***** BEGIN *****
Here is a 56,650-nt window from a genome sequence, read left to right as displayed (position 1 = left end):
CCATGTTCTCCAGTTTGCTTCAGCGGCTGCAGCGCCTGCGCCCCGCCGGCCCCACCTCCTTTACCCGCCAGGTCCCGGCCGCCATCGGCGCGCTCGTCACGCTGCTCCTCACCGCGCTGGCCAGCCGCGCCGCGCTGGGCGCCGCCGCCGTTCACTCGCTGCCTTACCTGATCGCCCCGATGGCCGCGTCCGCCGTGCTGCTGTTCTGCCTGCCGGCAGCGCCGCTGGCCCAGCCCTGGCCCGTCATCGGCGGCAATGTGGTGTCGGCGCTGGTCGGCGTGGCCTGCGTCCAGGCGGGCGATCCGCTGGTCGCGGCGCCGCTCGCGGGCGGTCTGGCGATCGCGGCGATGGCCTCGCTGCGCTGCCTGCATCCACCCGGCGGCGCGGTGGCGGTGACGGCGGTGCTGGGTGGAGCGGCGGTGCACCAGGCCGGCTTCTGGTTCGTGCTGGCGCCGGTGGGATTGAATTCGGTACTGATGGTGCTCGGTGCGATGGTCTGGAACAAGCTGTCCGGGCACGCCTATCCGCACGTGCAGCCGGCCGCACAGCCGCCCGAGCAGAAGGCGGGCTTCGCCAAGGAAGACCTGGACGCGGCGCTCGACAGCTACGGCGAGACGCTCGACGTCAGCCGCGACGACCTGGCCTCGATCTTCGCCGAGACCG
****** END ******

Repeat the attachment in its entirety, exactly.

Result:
Here is a 56,650-nt window from a genome sequence, read left to right as displayed (position 1 = left end):
CCATGTTCTCCAGTTTGCTTCAGCGGCTGCAGCGCCTGCGCCCCGCCGGCCCCACCTCCTTTACCCGCCAGGTCCCGGCCGCCATCGGCGCGCTCGTCACGCTGCTCCTCACCGCGCTGGCCAGCCGCGCCGCGCTGGGCGCCGCCGCCGTTCACTCGCTGCCTTACCTGATCGCCCCGATGGCCGCGTCCGCCGTGCTGCTGTTCTGCCTGCCGGCAGCGCCGCTGGCCCAGCCCTGGCCCGTCATCGGCGGCAATGTGGTGTCGGCGCTGGTCGGCGTGGCCTGCGTCCAGGCGGGCGATCCGCTGGTCGCGGCGCCGCTCGCGGGCGGTCTGGCGATCGCGGCGATGGCCTCGCTGCGCTGCCTGCATCCACCCGGCGGCGCGGTGGCGGTGACGGCGGTGCTGGGTGGAGCGGCGGTGCACCAGGCCGGCTTCTGGTTCGTGCTGGCGCCGGTGGGATTGAATTCGGTACTGATGGTGCTCGGTGCGATGGTCTGGAACAAGCTGTCCGGGCACGCCTATCCGCACGTGCAGCCGGCCGCACAGCCGCCCGAGCAGAAGGCGGGCTTCGCCAAGGAAGACCTGGACGCGGCGCTCGACAGCTACGGCGAGACGCTCGACGTCAGCCGCGACGACCTGGCCTCGATCTTCGCCGAGACCG